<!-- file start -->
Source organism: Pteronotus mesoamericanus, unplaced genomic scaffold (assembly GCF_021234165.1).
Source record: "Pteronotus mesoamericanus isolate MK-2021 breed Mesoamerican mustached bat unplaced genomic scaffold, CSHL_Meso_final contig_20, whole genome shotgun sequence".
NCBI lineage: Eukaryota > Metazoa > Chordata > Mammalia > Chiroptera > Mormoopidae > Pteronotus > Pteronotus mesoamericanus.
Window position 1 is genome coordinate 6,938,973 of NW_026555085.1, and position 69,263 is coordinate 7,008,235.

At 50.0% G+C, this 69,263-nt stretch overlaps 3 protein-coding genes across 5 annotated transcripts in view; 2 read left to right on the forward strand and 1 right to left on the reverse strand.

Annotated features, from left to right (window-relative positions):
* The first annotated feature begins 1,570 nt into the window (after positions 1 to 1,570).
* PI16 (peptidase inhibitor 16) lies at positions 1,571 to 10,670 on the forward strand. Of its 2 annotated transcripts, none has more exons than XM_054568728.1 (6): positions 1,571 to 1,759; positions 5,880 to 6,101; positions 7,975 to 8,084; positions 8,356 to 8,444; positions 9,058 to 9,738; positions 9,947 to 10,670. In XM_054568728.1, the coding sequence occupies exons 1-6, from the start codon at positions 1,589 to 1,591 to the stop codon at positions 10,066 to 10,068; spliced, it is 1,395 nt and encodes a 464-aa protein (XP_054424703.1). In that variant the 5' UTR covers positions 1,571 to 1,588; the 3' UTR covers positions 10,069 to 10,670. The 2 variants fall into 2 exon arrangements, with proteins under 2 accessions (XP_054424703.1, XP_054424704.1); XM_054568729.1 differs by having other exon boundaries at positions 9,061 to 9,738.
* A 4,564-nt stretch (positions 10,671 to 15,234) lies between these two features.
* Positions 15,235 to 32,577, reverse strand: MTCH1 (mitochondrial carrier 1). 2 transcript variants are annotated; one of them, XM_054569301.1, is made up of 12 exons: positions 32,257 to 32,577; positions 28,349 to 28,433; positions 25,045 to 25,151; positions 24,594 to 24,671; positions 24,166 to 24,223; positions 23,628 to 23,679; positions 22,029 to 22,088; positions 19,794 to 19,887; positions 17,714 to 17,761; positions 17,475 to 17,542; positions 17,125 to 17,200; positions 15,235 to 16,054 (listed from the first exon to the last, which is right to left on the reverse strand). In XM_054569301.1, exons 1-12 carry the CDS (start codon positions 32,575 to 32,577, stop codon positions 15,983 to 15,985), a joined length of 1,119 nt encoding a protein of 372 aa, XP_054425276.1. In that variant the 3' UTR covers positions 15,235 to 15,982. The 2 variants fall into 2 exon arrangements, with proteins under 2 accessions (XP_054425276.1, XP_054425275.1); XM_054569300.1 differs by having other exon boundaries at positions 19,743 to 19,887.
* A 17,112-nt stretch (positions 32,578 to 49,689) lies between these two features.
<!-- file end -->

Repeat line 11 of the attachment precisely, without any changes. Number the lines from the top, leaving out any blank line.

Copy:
* A 17,112-nt stretch (positions 32,578 to 49,689) lies between these two features.